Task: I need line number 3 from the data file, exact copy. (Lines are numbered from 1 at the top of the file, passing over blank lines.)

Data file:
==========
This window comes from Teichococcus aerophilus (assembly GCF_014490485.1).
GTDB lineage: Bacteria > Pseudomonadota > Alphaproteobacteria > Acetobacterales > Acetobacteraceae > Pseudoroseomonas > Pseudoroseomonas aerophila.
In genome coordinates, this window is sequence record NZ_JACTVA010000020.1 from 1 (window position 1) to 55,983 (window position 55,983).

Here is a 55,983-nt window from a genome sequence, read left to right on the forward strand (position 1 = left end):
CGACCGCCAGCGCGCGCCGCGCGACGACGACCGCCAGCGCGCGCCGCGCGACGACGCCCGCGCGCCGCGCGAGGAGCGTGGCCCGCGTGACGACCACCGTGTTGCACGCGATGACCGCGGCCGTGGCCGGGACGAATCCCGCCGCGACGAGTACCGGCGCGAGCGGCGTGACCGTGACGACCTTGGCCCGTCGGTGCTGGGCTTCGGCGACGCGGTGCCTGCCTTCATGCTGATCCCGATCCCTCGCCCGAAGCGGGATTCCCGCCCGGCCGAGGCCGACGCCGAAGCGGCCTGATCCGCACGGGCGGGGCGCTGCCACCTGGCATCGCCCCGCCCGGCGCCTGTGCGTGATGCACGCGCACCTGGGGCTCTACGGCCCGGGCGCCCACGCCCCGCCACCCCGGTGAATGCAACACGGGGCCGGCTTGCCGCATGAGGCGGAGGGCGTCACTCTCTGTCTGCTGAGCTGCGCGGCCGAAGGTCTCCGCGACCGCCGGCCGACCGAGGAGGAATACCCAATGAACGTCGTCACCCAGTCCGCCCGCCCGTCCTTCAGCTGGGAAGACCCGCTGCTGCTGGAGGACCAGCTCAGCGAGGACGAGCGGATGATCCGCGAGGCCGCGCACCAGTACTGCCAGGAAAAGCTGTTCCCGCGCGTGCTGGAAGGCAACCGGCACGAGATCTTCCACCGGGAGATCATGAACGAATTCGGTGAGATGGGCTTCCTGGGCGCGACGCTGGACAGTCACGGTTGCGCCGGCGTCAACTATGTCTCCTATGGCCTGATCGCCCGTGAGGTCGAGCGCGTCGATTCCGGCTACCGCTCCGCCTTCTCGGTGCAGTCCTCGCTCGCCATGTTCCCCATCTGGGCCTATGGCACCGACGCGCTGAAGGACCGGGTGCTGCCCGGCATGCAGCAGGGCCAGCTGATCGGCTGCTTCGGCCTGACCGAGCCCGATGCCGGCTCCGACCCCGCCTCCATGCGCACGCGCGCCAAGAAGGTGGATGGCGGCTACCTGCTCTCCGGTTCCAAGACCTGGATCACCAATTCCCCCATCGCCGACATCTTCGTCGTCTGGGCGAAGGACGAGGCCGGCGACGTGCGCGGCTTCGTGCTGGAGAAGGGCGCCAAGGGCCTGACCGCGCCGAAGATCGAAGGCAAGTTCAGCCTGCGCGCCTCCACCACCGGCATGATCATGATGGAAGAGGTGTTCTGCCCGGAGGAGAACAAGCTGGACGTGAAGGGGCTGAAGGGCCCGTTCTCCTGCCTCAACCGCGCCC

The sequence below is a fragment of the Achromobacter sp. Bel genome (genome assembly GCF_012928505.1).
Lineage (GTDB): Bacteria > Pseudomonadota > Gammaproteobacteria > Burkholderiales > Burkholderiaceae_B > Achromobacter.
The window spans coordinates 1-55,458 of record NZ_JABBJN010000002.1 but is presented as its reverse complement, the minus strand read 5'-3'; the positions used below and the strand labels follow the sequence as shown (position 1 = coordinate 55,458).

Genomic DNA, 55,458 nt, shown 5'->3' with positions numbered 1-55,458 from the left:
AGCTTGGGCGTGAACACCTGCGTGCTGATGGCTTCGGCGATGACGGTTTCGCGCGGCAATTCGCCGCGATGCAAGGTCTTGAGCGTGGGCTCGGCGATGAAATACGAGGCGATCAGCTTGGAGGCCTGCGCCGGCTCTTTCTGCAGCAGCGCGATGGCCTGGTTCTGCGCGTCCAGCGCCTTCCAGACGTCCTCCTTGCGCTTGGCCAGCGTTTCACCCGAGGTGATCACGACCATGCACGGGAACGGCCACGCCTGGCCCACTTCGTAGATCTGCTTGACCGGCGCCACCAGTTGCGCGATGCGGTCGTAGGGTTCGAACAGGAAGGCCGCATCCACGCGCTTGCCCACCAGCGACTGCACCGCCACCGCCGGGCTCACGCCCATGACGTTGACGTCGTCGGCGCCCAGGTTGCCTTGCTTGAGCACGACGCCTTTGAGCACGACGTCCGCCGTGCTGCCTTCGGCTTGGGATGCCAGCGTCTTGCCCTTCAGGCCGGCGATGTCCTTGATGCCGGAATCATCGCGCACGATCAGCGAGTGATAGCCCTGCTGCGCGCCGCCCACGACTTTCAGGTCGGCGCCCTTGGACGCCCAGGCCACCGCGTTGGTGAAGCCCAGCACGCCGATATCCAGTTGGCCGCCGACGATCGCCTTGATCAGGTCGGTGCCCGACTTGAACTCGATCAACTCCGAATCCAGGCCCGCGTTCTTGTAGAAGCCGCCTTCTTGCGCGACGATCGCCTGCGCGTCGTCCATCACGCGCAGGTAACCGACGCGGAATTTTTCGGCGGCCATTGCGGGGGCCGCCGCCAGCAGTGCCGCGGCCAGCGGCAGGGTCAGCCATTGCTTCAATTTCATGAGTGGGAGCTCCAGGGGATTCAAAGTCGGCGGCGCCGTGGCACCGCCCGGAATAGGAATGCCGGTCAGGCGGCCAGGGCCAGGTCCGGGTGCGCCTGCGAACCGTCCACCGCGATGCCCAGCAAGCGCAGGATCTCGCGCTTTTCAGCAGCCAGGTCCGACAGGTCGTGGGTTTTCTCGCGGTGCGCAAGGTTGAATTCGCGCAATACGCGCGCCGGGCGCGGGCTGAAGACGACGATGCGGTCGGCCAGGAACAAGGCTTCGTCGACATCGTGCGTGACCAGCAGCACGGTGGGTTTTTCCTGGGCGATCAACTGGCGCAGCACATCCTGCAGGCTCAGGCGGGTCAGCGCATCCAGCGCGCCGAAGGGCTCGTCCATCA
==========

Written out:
In genome coordinates, this window is sequence record NZ_JACTVA010000020.1 from 1 (window position 1) to 55,983 (window position 55,983).